Legislation to relax Pennsylvania laws governing conventional oil and gas drillers was recently passed by the state Senate, but vetoed last week by Gov. Tom Wolf.
Republican legislators have for years argued that conventional drillers should face less stringent requirements than unconventional drillers. Conventional drilling, which has taken place in Pennsylvania for more than 100 years, involves wells that are drilled vertically into a reservoir of oil or gas, while unconventional development uses horizontal drilling and hydraulic fracturing, or fracking, to create cracks in deeper shale layers to release trapped gas.
Unconventional wells are much deeper, use large amounts of water and chemicals under high pressure and are much more expensive than conventional wells, which are usually drilled by smaller companies.
The legislation, Senate Bill 790, was passed by the state House in May and the Senate approved it on Nov. 17. It was amended from the original bill to lower the requirements for reporting of spills for both oil and wastewater, or brine, to the Department of Environmental Protection. In addition, a provision in the original will that would have allowed for spreading of brine on dirt roads to suppress dust was removed. Opponents had argued that drilling wastewater can contain salt, metals and radioactive particles.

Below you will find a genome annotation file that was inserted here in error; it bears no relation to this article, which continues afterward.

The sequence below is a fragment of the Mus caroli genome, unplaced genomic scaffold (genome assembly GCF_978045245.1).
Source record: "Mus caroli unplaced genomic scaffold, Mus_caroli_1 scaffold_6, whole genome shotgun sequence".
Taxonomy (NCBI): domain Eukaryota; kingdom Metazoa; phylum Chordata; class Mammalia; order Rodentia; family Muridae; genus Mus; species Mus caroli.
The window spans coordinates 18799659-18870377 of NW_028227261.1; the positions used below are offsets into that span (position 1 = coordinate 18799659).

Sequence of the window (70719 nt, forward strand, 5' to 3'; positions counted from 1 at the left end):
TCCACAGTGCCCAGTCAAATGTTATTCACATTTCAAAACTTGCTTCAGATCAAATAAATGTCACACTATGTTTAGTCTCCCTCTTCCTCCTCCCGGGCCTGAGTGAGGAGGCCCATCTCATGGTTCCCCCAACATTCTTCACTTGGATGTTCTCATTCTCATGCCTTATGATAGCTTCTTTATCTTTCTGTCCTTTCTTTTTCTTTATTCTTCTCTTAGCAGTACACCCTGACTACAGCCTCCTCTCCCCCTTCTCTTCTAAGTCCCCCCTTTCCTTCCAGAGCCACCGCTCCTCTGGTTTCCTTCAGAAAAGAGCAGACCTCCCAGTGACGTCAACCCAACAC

In his veto message, Wolf said that “while this legislation attempts to address the distinct challenges associated with the conventional oil and gas industry, it does so in a manner that does not adequately protect the environment and the public health and safety of the citizens of the Commonwealth, and would contribute to a legacy of environmental degradation.” He said the state Department of Environmental Protection has tried to work with legislators to develop requirements for conventional drillers but has not had cooperation.
“At a time when the conventional industry is still incurring violations at three to four times the rate of the unconventional industry, the legislation is completely unacceptable,” it continued.
The Pennsylvania Environmental Council, joined by dozens of environmental, conservation, and recreation groups, sent a letter urging a Wolf veto. The letter cited concerns about water pollution, limits on spill reporting, and weakened plugging and remediation standards.
In 2019, the DEP issued permits for 1,475 unconventional wells, but just 230 conventional wells.